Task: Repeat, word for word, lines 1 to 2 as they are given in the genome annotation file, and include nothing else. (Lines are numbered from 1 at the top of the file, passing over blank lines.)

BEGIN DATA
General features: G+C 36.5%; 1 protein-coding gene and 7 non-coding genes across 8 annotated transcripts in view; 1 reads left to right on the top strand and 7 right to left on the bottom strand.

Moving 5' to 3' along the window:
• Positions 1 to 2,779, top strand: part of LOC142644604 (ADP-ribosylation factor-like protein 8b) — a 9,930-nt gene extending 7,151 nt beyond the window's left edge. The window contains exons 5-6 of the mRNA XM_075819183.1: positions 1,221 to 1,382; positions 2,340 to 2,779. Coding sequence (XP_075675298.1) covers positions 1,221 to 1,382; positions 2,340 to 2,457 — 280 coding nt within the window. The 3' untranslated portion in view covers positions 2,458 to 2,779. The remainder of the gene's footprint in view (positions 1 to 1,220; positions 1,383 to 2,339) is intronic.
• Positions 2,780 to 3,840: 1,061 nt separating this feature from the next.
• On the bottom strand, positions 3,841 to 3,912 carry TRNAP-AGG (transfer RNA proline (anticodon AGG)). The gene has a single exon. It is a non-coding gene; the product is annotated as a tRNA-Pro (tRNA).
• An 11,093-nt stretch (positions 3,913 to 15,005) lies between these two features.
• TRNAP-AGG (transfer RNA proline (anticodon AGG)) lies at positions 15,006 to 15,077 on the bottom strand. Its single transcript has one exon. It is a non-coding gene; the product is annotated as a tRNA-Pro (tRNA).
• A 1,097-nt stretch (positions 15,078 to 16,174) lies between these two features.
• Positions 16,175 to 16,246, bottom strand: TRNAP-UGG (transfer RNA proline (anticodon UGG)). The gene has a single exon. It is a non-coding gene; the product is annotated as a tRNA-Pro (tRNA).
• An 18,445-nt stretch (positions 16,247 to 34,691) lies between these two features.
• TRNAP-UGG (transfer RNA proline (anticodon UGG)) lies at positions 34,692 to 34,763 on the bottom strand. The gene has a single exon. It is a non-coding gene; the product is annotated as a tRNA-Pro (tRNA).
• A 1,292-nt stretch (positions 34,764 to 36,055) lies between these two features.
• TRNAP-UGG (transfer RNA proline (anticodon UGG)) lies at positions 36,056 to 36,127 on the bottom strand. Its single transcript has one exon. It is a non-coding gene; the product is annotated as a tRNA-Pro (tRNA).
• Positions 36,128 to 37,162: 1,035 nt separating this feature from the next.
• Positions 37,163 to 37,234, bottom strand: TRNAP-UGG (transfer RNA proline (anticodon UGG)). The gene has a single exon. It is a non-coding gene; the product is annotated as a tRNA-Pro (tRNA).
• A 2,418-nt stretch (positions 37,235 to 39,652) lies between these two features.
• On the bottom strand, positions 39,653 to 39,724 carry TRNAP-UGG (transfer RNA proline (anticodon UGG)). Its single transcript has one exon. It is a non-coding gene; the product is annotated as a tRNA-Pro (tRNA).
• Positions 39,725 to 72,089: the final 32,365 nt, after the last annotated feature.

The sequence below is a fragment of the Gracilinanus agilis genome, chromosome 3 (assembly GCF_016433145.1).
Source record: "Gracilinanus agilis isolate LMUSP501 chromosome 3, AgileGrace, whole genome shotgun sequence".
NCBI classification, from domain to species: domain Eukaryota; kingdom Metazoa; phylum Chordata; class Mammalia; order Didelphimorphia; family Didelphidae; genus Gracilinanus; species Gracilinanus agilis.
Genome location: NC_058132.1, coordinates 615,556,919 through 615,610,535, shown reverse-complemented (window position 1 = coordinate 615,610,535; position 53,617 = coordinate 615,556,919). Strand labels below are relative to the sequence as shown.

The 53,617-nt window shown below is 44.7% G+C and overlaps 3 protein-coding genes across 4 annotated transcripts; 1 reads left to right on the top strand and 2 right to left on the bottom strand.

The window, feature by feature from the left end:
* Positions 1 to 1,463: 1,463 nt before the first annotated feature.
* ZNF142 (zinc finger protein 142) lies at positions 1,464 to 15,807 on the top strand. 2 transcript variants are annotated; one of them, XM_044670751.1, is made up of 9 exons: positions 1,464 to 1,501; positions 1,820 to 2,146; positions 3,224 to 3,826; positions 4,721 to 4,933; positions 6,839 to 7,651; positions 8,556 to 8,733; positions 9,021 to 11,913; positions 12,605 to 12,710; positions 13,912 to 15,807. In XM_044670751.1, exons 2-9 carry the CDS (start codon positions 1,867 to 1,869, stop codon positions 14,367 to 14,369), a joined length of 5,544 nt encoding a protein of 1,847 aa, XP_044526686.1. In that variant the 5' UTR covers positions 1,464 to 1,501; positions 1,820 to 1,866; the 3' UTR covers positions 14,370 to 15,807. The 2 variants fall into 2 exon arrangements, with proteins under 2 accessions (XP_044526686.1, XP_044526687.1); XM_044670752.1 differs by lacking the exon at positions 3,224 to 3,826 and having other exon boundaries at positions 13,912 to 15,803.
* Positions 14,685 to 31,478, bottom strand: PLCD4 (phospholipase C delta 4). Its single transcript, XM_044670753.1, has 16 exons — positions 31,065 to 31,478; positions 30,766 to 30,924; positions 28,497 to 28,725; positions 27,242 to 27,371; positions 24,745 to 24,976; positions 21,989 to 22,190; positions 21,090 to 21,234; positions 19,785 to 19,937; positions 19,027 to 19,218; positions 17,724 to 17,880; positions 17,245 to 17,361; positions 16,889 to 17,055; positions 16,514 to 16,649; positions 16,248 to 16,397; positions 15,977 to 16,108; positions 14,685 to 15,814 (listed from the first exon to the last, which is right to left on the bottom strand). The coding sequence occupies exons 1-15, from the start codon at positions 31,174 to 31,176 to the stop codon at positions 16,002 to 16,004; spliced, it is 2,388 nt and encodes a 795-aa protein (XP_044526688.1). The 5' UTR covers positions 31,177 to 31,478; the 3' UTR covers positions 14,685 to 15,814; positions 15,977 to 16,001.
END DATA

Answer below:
General features: G+C 36.5%; 1 protein-coding gene and 7 non-coding genes across 8 annotated transcripts in view; 1 reads left to right on the top strand and 7 right to left on the bottom strand.

Moving 5' to 3' along the window: